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DES MOINES, Ia. -- Not many tech-savvy teenage drivers will be LOL (laughing out loud) after their parents download a new smartphone application that the Iowa Department of Transportation plans to develop.

The reaction among some teens, who rely on texting as their preferred mode of communication, is more likely to be OMG (Oh my God!) or YR (Yeah, right!).

The state transportation agency's app will be called "TXTL8R," short for "text later." The goal is to prevent young drivers from texting while behind the wheel.

"What we would like it to do is to turn off the texting availability of the phone any time it detects a speed over 15 mph," said Andrea Henry, an Iowa DOT spokeswoman.

The state agency is in the process of choosing a firm to create the teen driver safety app, which is expected to become available in early 2014, Henry said. The plan is for parents to have a portal on a desktop or laptop computer to monitor some of their teen's driving behaviors.

Teens' use of the app would be purely voluntarily to encourage safe driving.

"It is not tied in any way to the issuance of their license," Henry said.
051512 texting while driving

Insurance studies have shown increased risk of crashes because of texting while driving, especially for inexperienced drivers.

According to the Iowa Governor's Traffic Safety Bureau, distracted driving - including texting while driving - was a key factor in 679 Iowa traffic crashes in 2011. Text messaging creates a crash risk 23 times worse than driving while not distracted, officials said.

The District of Columbia and 41 states ban text messaging for all drivers, according to the Insurance Institute for Highway Safety. In addition, novice drivers are banned in Mississippi, Missouri, New Mexico, Oklahoma, South Dakota and Texas, leaving Arizona, Montana and South Carolina without bans.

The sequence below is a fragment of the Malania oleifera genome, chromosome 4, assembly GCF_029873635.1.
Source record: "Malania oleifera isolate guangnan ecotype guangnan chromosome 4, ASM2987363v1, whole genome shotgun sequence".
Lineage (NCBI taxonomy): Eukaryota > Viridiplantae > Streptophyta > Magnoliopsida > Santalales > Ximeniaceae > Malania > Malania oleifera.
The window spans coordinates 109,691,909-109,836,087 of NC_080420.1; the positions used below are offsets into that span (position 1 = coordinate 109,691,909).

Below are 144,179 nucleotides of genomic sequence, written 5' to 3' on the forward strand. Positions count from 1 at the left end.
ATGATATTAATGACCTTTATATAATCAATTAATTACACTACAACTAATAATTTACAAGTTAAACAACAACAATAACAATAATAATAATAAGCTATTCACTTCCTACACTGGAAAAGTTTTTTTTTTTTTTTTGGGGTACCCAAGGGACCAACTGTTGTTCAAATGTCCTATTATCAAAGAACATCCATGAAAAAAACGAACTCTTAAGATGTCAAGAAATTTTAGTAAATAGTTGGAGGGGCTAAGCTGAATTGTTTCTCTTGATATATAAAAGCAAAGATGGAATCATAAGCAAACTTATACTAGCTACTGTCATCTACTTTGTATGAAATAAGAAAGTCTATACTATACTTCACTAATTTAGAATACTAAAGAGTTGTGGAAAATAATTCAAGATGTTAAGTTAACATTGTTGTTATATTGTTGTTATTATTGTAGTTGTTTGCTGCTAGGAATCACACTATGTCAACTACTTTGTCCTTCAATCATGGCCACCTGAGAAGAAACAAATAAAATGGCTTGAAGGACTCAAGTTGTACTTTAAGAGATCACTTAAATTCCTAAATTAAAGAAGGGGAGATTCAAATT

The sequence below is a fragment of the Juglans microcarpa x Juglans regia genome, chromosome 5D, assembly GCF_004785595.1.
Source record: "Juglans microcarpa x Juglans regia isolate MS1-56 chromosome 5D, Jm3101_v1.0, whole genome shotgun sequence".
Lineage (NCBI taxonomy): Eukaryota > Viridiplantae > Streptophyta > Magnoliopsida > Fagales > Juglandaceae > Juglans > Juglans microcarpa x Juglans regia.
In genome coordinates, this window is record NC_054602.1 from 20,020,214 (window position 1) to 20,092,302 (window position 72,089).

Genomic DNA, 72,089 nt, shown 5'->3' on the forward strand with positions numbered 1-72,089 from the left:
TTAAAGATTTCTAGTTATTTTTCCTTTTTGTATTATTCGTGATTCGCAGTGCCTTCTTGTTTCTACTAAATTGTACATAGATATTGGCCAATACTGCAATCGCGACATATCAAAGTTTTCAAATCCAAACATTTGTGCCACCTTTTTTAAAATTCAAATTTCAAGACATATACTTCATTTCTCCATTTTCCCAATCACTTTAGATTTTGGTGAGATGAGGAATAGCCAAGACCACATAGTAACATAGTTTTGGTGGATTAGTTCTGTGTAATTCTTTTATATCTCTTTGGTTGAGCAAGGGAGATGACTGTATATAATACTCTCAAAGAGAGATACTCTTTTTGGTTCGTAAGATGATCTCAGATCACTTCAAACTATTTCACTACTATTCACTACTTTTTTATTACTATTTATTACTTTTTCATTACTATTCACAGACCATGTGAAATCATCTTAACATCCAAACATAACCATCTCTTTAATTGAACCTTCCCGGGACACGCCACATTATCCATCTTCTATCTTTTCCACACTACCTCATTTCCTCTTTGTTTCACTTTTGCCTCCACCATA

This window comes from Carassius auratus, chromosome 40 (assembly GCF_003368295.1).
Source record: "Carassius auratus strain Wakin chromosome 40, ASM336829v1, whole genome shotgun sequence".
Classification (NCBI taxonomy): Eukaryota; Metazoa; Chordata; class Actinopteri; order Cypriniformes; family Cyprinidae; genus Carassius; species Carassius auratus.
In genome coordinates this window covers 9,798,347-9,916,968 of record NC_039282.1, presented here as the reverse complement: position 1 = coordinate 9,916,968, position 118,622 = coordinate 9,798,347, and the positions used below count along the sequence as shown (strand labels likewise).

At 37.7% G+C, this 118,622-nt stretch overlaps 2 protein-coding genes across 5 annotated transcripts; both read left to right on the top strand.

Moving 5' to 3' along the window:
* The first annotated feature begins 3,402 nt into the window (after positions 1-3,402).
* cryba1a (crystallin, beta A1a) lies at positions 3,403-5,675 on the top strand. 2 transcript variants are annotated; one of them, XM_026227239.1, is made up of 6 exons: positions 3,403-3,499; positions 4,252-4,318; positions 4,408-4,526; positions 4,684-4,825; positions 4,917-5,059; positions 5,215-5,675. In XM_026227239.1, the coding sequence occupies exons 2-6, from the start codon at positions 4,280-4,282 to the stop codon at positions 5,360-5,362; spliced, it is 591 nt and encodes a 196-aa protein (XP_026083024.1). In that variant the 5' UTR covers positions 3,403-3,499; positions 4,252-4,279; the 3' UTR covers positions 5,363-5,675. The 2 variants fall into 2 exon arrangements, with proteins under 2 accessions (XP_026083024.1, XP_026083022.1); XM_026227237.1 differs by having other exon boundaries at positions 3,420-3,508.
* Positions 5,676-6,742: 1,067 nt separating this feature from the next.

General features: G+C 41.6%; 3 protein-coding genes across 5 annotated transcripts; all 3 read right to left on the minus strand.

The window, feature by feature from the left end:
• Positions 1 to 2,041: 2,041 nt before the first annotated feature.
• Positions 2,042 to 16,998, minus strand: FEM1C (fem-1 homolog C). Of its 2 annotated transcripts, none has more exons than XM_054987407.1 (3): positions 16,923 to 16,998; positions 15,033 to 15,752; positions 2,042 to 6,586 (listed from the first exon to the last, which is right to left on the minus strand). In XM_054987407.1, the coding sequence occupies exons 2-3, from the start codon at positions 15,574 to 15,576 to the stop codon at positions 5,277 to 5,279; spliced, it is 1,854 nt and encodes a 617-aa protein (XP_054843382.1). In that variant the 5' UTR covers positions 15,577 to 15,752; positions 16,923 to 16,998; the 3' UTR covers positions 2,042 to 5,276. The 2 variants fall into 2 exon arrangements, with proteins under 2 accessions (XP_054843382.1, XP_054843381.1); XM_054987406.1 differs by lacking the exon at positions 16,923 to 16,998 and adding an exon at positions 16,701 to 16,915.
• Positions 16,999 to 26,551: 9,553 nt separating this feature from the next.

Younger, inexperienced drivers have the highest proportion of distraction-related fatal crashes. Their lack of driving experience can contribute to critical misjudgments if they become distracted. But not surprisingly, they text more than any other age group, and the numbers of young drivers who text is increasing, Iowa safety officials said.

At the Iowa State Fair, where the state Transportation Department is promoting the teen driver app this week, reaction from parents, teens and others has been generally favorable. Free T-shirts advertising the app are being given away to those who obtain a certain score on driver's safety practice tests.

Julie Pollard of Woodburn, Iowa, said her 14-year-old twin daughters have just begun driving. As a concerned mother, she said she can see the app's safety benefits.

"I would love for kids not to text while driving," Pollard said. "My kids know not to answer the phone or text while driving."

Other youths said that because the app won't be mandatory, they weren't too concerned about a loss of privacy if a prying parent remotely monitors their driving habits.

"If you're trying to not text and drive and be a good model citizen or trying to break the habit of texting while driving, then maybe the app would help you," said Claire Anderson, 20, of Conrad, Iowa.

Teen drivers would be able to delete the text-blocking app - just as they can most other smartphone apps. However, parents would be notified if the safety app is removed from the phone, state officials said.

The Iowa Transportation Department will pick up the cost of the app for teens ages 14 to 17. Other motorists also will be able to acquire the app but a third-party vendor would charge a yet-to-be determined fee, Henry said.

Several text-blocking apps are available for Android and BlackBerry smartphones. The apps now available for the iPhone, SafeCell and Canary, don't block, delay or prevent texts but instead warn a texter of local laws or alert parents when an active texter is traveling more than 12 mph. (In its FAQs, Canary says the iPhone platform has security restrictions that prevent it from detecting text messages but it can tell when the phone is unlocked.)

Some of the apps, which use a phone's global positioning system capability to determine movement, carry a monthly fee. At least one Android app sends an automatic "Driving" message to anyone who calls or texts drivers while they are on the highway.

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